It's giving nothing away to say that in the opening scene of this new play, Victor, who is Jewish, is buried up to his neck in earth and Youssef, his best friend, who is an Arab, has been sent to urinate on his head by Tunisia's Nazi occupiers. Victor thinks, in fact, it might help; he's very thirsty.
Savour the complexity in that starting point for this funny, dark, and entirely original drama, which as an added bonus features a richly textured comic performance from Adrian Edmondson. Once Upon a Time in Nazi Occupied Tunisia confirms Josh Azouz as a playwright you want to keep watching. As he showed in the terrifyingly surreal Buggy Baby and in the gentle The Mikvah Project, you never quite know which way his bold imagination is going to lead him.
In this case, it is to 1943, just after the Nazis have invaded Tunisia, where their presence is putting new pressures on a society that has constantly had to adapt to colonialism and oppression yet appears to have forged its own tolerant character. Azouz and his designer Max Johns cope brilliantly with this period setting: the characters speak English throughout but tell us they are speaking different languages at different points; Johns has designed a set of white wood boxes that convey heat, allow burial and hiding, and at two points are opened to reveal the blue and white tiles of luxurious living. The characters wear clothes that are almost but not quite contemporary.
Combined with Jess Bernberg's lighting and David Gregory's unobtrusive sound, creates a setting that is once historic and universal, a place in which Azouz can explore themes that are at once huge – the rifts between the Jews and Muslims across many countries, the rise of Zionism – and specific, in the shape of the domestic drama that binds together Victor and Youssef and their wives, Loys and Faiza.
Into this mix, the Nazis arrive like a grenade, but even they have strangely domestic names such as Grandma, Little Fella, and Memento, comic book characters who are all the more terrifying because they seem so ineffectual. "You should be afraid," Edmondson's urbane Grandma (so-called because he likes knitting) hisses at the imprisoned Victor. "Any Nazi with prospects is in Europe. They only send animals to Africa."
Edmondson is without doubt the star of the evening. Even hobbling on a stick, necessitated by a knee injury, he brings a blast of unnerving energy to proceedings. Like the snakes with which he is obsessed in one monologue, he has a coiled malice that hides beneath the civilised surface he presents to the world; when the madness breaks forth it is both mesmeric and frightening.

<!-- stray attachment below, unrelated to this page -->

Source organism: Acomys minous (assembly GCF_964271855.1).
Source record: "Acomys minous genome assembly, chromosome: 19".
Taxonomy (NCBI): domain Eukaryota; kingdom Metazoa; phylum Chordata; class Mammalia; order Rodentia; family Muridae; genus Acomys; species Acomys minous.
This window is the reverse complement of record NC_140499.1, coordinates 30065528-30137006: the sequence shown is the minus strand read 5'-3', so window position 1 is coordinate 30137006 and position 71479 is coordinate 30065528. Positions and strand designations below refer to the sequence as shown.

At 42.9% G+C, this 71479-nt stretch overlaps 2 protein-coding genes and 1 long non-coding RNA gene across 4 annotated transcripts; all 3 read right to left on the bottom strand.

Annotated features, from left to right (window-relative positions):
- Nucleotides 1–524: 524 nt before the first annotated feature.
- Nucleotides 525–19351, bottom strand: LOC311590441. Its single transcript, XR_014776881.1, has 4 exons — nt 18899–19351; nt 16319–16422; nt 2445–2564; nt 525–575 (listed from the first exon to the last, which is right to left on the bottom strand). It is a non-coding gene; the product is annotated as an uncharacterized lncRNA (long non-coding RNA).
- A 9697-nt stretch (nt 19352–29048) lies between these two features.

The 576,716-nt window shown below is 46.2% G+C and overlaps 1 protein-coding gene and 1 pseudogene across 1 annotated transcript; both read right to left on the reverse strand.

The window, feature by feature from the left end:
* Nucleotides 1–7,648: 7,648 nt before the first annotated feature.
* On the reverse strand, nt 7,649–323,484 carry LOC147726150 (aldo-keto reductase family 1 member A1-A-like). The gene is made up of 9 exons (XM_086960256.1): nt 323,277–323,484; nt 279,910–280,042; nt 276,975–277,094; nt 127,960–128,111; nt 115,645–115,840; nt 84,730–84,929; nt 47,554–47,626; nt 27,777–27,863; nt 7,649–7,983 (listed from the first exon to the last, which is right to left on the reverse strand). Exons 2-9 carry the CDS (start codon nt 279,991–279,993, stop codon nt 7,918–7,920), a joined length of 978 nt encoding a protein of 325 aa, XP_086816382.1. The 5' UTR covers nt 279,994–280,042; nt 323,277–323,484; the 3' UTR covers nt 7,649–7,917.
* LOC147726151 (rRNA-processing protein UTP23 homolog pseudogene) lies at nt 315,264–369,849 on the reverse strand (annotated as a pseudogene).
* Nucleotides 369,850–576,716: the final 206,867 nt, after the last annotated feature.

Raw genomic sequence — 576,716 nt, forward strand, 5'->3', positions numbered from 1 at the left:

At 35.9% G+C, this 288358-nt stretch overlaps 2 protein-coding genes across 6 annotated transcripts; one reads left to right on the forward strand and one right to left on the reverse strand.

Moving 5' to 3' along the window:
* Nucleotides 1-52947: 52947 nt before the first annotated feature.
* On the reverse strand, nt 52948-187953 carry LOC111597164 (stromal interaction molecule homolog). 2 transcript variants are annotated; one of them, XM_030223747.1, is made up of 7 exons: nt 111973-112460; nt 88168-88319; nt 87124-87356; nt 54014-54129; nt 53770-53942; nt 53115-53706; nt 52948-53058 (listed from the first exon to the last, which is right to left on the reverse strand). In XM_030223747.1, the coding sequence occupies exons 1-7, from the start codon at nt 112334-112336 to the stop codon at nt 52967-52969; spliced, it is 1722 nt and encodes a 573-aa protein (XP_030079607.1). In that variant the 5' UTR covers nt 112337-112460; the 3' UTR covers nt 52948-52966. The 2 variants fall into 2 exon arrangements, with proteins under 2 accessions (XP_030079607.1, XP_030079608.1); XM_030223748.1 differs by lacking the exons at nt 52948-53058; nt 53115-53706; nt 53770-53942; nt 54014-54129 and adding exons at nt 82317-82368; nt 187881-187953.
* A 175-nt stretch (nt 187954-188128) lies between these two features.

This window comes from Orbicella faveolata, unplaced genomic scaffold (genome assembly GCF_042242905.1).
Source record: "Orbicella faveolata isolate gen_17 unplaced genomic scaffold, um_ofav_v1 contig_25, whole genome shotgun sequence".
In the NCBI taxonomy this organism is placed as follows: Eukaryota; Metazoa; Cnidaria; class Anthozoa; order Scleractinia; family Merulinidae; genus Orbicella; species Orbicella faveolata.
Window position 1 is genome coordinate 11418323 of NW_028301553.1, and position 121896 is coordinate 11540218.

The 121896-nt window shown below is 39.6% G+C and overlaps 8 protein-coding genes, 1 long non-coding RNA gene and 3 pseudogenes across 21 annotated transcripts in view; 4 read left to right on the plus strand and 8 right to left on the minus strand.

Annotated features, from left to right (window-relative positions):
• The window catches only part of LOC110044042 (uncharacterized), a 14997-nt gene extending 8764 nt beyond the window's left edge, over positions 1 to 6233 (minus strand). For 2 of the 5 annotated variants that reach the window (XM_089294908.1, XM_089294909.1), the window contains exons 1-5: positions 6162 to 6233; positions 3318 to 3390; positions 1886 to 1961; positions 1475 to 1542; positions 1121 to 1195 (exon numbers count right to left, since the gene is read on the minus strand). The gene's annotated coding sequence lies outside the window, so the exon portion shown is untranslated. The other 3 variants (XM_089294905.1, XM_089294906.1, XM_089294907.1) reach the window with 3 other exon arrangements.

He's such a physical actor, with a kind of clumsy grace in every gesture. A long, dinner scene, between him and Yasmin Paige's vital, vivid Loys, is underpinned by real tension as Nazi confronts liberated, rich Jewish woman, and they debate questions of identity, anti-Semitism, and human rights with animation and passion. Yet a shocking chill enters the conversation about whether a person is defined by one aspect of themselves or many, when suddenly Edmondson leers: "What a thrill to be so close to Jewish hate."
Other scenes lack this degree of clarity. There are many brilliant moments, but the overall effect of the piece is muted by its digressive form – there is a lot of history and a lot of drama to cram in – and speeches of exposition that break into the arc of the drama. The pacing of Eleanor Rhode's direction and some performances seem uncertain too, though Pierro Niel-Mee's Victor makes the most of the character's infuriating qualities, and Ethan Kai's Youssef allows his essential sweetness to glimmer through his posturing.
One of the many qualities of Azouz's writing is his ability to create characters who are flawed, who do represent many things rather than a single aspect of themselves on stage. Even when the execution doesn't quite match his ambition, his writing and his ideas have a freshness, a challenge and a humanity that makes them worth spending time with.